At Ricoh we spend a lot of time speaking about solutions as opposed to the technology. Unlocking the resource we have internally and focusing more clearly on building our partnership approach with businesses is a key part of our future strategy. It makes sense for the larger companies to approach the market with more of an end to end solution by being more involved in the integration over a longer period of time. We see the ideal partnership as being one that will last many years as we help our customers to grow their industrial inkjet processes within their manufacturing.”
So do you think that inkjet really is developing industrially?
“Yes it is. I think we are on the cusp of the industrial inkjet revolution. The technology is ready. What now needs to happen is the industrialists need to really give it a go by finding the right partner. We are a good one, we are large and able to help by removing the risk by enabling customers to try the technology and learn.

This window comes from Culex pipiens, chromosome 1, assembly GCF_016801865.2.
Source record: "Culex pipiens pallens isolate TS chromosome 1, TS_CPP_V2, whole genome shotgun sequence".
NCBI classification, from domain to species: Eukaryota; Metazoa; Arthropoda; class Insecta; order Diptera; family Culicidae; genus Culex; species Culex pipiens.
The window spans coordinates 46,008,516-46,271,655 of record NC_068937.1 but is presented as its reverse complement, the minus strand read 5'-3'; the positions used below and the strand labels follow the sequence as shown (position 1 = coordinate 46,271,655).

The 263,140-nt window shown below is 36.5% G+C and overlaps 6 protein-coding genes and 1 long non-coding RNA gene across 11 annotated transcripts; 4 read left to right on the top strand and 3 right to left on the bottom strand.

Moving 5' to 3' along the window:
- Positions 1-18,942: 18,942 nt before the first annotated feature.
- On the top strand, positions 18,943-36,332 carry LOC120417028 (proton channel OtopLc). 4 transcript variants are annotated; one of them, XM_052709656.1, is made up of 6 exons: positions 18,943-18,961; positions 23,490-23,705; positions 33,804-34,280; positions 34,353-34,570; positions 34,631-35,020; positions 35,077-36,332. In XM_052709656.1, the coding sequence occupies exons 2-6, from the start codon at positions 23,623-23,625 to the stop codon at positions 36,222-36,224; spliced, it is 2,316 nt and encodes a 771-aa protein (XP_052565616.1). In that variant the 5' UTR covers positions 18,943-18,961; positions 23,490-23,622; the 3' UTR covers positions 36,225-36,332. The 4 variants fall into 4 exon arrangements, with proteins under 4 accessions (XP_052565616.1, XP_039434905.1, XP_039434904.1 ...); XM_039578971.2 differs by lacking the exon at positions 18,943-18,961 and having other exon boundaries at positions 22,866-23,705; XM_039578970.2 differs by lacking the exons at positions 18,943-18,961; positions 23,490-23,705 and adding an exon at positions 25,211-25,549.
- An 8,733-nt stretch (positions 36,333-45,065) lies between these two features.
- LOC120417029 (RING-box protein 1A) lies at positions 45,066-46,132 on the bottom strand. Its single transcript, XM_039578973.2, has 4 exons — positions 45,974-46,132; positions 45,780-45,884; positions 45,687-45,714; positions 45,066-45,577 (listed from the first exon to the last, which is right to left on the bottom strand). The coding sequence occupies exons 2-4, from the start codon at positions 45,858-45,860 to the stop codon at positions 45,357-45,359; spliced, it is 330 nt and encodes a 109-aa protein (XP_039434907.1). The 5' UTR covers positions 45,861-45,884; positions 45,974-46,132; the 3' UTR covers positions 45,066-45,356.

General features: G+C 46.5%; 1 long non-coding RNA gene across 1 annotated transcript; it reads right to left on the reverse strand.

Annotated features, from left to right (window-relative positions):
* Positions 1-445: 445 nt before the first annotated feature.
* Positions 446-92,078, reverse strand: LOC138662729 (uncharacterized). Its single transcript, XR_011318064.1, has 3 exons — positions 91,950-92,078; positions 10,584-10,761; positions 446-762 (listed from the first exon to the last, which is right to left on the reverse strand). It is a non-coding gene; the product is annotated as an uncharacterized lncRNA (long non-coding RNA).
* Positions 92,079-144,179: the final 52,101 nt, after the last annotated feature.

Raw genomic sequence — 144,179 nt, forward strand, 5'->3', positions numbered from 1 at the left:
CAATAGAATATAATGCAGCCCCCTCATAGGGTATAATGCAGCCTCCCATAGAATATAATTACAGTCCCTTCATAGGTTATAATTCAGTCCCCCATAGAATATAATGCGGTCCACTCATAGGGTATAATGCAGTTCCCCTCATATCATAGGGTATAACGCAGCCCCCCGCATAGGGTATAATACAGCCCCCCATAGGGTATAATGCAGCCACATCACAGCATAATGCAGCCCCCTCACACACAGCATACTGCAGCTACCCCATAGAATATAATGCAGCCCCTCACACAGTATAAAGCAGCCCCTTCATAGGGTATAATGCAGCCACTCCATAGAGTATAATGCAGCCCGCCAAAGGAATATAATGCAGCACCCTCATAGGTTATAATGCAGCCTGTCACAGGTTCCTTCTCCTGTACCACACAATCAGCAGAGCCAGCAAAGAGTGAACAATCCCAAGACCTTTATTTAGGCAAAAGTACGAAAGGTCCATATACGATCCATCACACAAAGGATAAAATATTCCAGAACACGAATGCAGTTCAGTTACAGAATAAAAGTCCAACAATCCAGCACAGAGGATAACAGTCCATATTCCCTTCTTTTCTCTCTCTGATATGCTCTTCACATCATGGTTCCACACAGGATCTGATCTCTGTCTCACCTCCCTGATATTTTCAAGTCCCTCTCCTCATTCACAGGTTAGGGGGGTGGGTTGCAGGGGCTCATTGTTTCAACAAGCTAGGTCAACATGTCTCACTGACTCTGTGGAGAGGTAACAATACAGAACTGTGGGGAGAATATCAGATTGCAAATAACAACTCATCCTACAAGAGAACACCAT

In the future I think more and more partnerships will develop. For example partnerships between companies linking factory automation, material handling, integration, software and robotics all working together to create end to end solutions, not just one off technology transactions. As a result we will see lots of new partnerships and they will do new things. In the future it will not be about adding digital inkjet an existing print process like we have seen with the growth of hybrid print technologies. In the future it will be less about the normal printing press and more about creating the right technologies for the job. Merging technology will decrease because we have to offer something new. At Ricoh we see the revolution really occurring when the digital technology does something completely new and exciting.”
What application areas do you think are developing next for inkjet?
1) Product decoration